-0.6 C
Elmira
Monday, February 24, 2020
Connecting Our Communities

Woolwich signs on to plan that will see rural townships collaborate

TRENDING

News Briefs

Woolwich nixes traffic islands Displeased with the troublesome pedestrian islands installed during the Region of Waterloo’s reconstruction of Church Street...

20-year-old agreement causes a stir

An Elmira environmentalist’s “smoking gun” appears to be shooting blanks. Al Marshall, a long-time critic of cleanup efforts at...

Forks up to farmers on well-timed Agriculture Day

February is not the most obvious time to celebrate agriculture in Canada. But that’s...

Need for dementia research will only keep growing

Along with financial insecurity due to inadequate pensions, Canadians have health issues to worry about as society ages...

THIS WEEK

Elmira
clear sky
-0.6 ° C
3 °
-5 °
79 %
2.7kmh
1 %
Mon
7 °
Tue
3 °
Wed
8 °
Thu
2 °
Fri
-5 °

With Woolwich signing on this week, the region’s four rural municipalities have now all agreed to look at ways they can work together to offer services more efficiently and with lower costs.

Township councillors meeting July 30 approved plans to hire a consultant for a joint service delivery study as the first step in a new working agreement. It makes formal an undertaking between Woolwich, Wellesley, Wilmot and North Dumfries townships.

“It is anticipated that a series of studies could be undertaken through to 2022, subject to the success of this initial study. The intent of the study is to improve the understanding of the services currently provided by the respective townships and to provide better information, which will allow the councils and staff the opportunity to make more informed, strategic choices regarding those services,” wrote Woolwich chief administrative officer David Brenneman in a report presented Tuesday night.

The first study will focus on five areas seen as the best chance for finding common ground between the townships: fire services, emergency management, library services, information technology and corporate communications.

“These were the five areas we thought we could make the best impact with,” said Mayor Sandy Shantz of the findings of longstanding meetings between the mayors and CAOs of the four municipalities.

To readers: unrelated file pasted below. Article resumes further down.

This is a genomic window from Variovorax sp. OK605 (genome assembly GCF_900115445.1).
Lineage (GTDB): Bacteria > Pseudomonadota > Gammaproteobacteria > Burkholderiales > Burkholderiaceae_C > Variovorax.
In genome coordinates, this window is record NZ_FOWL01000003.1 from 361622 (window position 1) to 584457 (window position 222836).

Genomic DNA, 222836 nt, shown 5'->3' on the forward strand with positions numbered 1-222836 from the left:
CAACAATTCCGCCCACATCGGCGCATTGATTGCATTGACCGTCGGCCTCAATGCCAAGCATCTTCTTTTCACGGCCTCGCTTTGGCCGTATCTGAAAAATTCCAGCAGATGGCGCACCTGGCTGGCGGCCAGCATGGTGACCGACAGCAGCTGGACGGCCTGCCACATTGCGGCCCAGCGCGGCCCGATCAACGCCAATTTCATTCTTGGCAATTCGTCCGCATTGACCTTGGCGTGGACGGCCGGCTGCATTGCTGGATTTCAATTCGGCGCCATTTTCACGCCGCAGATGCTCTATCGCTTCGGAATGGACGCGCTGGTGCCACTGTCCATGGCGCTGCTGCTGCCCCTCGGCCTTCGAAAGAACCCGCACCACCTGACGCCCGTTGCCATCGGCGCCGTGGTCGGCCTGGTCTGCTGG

Brenneman noted the conversation among the four townships began before the province announced its regional review, seen by many as a prelude to another round of amalgamation talks.

While amalgamation isn’t being highlighted, much of the feedback from municipalities during the review – conducted by special advisors Michael Fenn and Ken Seiling, the latter the former chair of Waterloo Region – have opposed that prospect.

By working together, said Brenneman, the townships can demonstrate efficiencies can be found without reducing the region to a single-tier government from the current system.

“It’s a process that can show that ultimately the two-tier system can work,” he said, noting the agreement moves the process beyond simply talking about changes. “It clearly documents that we can walk the walk.”

While agreeing it was a good idea to collaborate, Coun. Larry Shantz expressed some concerns about the prospect of taking on library services as “a pretty big chunk to bite off.”

Under the current system, the townships provide and maintain library buildings, with the Region of Waterloo Library operating them, a budgeted expense of $3.2 million.

Brenneman noted having the townships take over the libraries would give each greater control over both capital and operating costs, pointing to rising administration costs in recent years.

Pointing out that Woolwich has a more pronounced relationship with neighbouring Wellesley Township – the two even share the village of Heidelberg – Coun. Patrick Merlihan inquired if the new joint commitment precluded Woolwich from working with just one other on certain efforts, with Brenneman noting there would be no such restrictions.

As a bonus, the cost of the joint study would be covered from one-time funding the province provided to all municipalities with fewer than 25,000 residents in support of finding efficiencies and modernizing how services are offered. Woolwich’s share of that pie was $725,000, cash that’s already in the bank, Brenneman said.

To encourage thoughtful and respectful conversations, first and last names will appear with each submission to The Observer's online community. Pseudonyms are not permitted. By submitting a comment, you accept that The Observer has the right to reproduce and publish that comment in whole or in part, in any manner The Observer chooses. Please note that The Observer does not endorse the opinions expressed in comments. Comments on this story are moderated according to our submission guidelines. Comments are welcome while open. We reserve the right to close comments at any time.

LIVING HERE

Under the auctioneer’s gavel to provide help Down Under

After seeing the devastation from the Australian wildfires, a local art collector sold the first painting she ever bought on Saturday to help raise money for relief efforts there. Nancy...

In Print. Online. In Pictures. In Depth.

You obviously love community journalism. Thanks for visiting today. If you have a great local story, let us know.

Sugar Kings win three games, clinch first place

In need of just one more win to clinch first place in the Midwestern Conference, the Elmira Sugar Kings claimed all three games...

U.S. edges out Canada in national para hockey battle

In the natural on-ice rivalry between Canada and the U.S., the American para hockey team has had the advantage in recent years. That...

Jacks take 3-2 series lead into deciding weekend vs. New Hamburg

The Wellesley Applejacks are up 3-2 in their best-of-seven series against the New Hamburg Firebirds, having claimed two of this week’s three games in...
- Advertisement -